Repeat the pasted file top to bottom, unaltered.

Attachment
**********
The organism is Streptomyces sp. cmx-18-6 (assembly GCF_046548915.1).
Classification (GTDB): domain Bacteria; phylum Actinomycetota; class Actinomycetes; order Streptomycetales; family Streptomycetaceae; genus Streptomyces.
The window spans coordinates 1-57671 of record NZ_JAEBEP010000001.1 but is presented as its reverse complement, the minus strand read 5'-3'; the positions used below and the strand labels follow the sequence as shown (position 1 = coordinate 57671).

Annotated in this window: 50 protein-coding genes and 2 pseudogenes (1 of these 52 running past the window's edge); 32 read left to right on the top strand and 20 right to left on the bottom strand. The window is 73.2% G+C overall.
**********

The organism is Streptomyces sp. cmx-18-6 (assembly GCF_046548915.1).
Classification (GTDB): domain Bacteria; phylum Actinomycetota; class Actinomycetes; order Streptomycetales; family Streptomycetaceae; genus Streptomyces.
The window spans coordinates 1-57671 of record NZ_JAEBEP010000001.1 but is presented as its reverse complement, the minus strand read 5'-3'; the positions used below and the strand labels follow the sequence as shown (position 1 = coordinate 57671).

Annotated in this window: 50 protein-coding genes and 2 pseudogenes (1 of these 52 running past the window's edge); 32 read left to right on the top strand and 20 right to left on the bottom strand. The window is 73.2% G+C overall.